Yes, credit scores really do matter. They are the main factor that determines your ability to get a loan. They also influence the rate you’ll pay on the loan. But it doesn’t stop there. Your credit score impacts several other areas of your life too.
Your credit score is a three-digit number. It’s calculated based on the information on your credit report.
There are three main credit bureaus – Experian, TransUnion, and Equifax. Merchants report all credit transactions to these three bureaus. The bureaus use this information to generate your credit score. Main credit transactions include loan repayments, credit card payments, and types of credit you use. Different types of transactions add a different value to your credit score.
Five factors go into calculating your credit score – payment history, credit utilization ratio, length of credit history, credit mix, and new credit account.
1. Payment history – Payment history is the biggest determining factor, accounting for 35% of your total credit score. Making on-time payments consistently is the fastest way to add points to your score. Even one late payment can shave a few points off your score.
2. Credit utilization ratio – Credit utilization is the second biggest determining factor, accounting for 30% of your total score. Credit utilization refers to the amount you owe compared to the amount of credit you have. If you max your credit cards regularly your credit utilization will be high. This will impact you negatively. The key is to keep your credit utilization ratio low by using your credit card sparingly.
3. Length of credit history – Length of credit history is the third most important factor. It accounts for 15% of your credit score. Length of credit history considers how long you’ve had credit and whether you’ve handled it responsibly. Taking student loans for college can add to the length of your credit history. This works in your favor.
4. Credit mix – Credit mix adds 10% to your credit score. Lenders like to see how you handle different types of credit. Having a mix of installment credit (student loans, mortgage) and revolving credit (credit cards) will add points to your score. Credit mix doesn’t carry as much weight as the other factors. But it can add those few points that may make a difference when it matters.
5. New credit accounts – New credit accounts for 10% of your score. Applying for a new credit card or loan can improve your credit mix and boost your score. But your application will trigger a hard credit inquiry, which will cause your score to dip temporarily. This dip will recover quickly as long as you make the payments on time every month.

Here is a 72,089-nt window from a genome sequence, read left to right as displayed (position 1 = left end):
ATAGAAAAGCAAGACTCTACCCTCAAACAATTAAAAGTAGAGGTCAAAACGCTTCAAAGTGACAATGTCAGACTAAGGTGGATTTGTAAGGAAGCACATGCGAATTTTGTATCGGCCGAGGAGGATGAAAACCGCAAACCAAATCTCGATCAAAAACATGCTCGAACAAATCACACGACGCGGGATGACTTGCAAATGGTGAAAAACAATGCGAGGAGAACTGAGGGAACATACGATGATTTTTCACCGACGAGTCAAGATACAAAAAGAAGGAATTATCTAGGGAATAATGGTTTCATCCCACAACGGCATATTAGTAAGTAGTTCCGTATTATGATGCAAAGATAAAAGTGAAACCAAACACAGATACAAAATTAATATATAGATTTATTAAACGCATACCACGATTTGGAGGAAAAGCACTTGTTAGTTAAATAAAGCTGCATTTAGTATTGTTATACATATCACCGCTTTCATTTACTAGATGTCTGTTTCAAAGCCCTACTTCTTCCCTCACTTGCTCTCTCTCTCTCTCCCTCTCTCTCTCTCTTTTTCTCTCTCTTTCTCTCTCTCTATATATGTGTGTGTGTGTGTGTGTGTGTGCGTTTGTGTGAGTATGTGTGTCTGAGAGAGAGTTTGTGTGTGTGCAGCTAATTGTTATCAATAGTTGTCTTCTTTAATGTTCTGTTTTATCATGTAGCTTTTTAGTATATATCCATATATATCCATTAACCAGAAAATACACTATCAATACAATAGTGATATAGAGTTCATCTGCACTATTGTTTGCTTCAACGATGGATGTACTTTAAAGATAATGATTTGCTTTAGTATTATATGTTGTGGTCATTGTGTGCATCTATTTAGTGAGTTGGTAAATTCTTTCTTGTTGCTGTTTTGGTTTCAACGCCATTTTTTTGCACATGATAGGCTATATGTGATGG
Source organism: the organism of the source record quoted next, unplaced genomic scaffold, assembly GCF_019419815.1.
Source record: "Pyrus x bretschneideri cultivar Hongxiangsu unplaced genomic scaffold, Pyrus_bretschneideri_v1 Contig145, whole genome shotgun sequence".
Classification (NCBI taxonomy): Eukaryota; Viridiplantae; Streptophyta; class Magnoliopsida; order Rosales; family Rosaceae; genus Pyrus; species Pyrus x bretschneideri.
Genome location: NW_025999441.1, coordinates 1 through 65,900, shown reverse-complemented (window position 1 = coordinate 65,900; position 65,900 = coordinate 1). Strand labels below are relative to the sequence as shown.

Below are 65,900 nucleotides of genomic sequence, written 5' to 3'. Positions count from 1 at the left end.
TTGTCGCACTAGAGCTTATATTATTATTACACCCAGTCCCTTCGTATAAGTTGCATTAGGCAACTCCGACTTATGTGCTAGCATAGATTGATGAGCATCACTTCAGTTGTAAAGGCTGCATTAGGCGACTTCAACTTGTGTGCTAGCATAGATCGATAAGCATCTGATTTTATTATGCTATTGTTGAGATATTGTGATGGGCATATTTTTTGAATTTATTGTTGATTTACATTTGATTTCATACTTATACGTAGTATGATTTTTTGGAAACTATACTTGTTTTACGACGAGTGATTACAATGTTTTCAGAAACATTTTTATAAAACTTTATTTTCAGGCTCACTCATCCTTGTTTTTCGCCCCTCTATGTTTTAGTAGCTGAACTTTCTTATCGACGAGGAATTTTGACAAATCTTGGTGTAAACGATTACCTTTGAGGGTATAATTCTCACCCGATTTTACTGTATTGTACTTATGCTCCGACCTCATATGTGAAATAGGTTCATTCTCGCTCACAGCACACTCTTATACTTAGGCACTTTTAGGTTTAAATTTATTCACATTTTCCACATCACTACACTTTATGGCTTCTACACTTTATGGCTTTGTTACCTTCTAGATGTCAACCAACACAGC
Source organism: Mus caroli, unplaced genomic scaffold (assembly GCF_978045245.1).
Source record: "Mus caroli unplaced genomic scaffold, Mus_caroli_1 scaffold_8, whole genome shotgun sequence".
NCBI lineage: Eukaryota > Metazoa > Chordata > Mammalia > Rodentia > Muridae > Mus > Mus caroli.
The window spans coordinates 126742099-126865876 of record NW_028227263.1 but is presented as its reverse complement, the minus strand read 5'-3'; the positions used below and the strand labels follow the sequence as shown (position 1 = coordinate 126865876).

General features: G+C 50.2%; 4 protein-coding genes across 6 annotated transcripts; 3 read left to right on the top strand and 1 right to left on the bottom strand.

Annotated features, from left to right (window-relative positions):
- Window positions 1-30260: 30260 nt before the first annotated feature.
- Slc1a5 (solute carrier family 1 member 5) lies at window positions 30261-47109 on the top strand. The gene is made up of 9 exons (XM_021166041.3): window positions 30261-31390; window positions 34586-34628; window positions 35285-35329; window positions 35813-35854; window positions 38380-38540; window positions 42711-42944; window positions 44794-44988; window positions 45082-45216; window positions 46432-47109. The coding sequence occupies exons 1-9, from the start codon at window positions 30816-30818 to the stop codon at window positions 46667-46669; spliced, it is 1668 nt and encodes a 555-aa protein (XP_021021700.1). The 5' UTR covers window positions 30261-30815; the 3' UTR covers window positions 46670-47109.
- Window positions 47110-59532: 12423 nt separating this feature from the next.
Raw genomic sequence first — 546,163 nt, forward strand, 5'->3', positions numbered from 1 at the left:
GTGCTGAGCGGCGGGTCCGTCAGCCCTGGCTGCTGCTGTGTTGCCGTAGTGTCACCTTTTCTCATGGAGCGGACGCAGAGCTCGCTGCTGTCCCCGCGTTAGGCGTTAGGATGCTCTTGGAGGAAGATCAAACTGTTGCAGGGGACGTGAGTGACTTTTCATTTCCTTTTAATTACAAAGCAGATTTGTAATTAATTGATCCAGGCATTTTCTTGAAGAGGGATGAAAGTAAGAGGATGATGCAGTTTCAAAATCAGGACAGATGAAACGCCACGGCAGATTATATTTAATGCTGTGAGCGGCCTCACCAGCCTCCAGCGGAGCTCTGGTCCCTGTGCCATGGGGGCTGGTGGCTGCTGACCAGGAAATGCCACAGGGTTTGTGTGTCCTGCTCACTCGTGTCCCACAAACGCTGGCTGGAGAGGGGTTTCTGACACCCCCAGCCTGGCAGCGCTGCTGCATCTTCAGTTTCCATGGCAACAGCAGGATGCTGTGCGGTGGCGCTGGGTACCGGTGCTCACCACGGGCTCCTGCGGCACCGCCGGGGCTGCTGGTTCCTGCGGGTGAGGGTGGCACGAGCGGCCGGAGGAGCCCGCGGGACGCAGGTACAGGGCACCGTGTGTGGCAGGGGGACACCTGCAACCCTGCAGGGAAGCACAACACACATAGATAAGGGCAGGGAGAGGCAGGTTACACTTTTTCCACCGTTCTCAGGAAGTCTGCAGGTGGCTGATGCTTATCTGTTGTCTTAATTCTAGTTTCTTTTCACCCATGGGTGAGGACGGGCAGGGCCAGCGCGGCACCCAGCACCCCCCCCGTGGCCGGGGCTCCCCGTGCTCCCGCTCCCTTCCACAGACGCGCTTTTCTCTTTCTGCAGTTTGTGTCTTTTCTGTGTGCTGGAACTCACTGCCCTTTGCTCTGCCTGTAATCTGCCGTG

A credit score is a reflection of your credit health. It indicates how much of debt you have. Most importantly, it says a lot about whether or not you’re a responsible borrower. Do you make loan and credit card payments on time? Or do you miss payments regularly? Do you max your credit card every month?
Looking at your credit score is the fastest and easiest way for lenders to know more about you as a potential borrower.
An excellent score means you make all payments on time and are a responsible borrower. This increases your odds of getting approved for another loan or credit card. As an added bonus, you’ll also qualify for a lower interest rate.
On the other hand, a bad credit score means you’re a risky borrower. You’re more likely than not struggling financially. There are high chances you will default on your payments at some time. Lenders don’t want to deal with the hassle of trying to recover their money. Most lenders will reject your credit application outright. Very few lenders will approve. But they will offset the risk by charging you a higher interest rate.
It’s not just lenders and credit card companies who check credit scores. When you apply for a rental, some landlords will check your credit score first. They want to know whether they can trust you to pay the rent on time. Potential employers may also check and only hire you if you have a good score. This is because employees who are struggling financially are more likely to resort to fraudulent practices.
As we said earlier, your credit score is a 3-digit number. These are grouped into a different ranges. The higher the range, the stronger your creditworthiness and the better your chances of getting low-cost credit.
Here are 4 things you can do to improve your credit score steadily:
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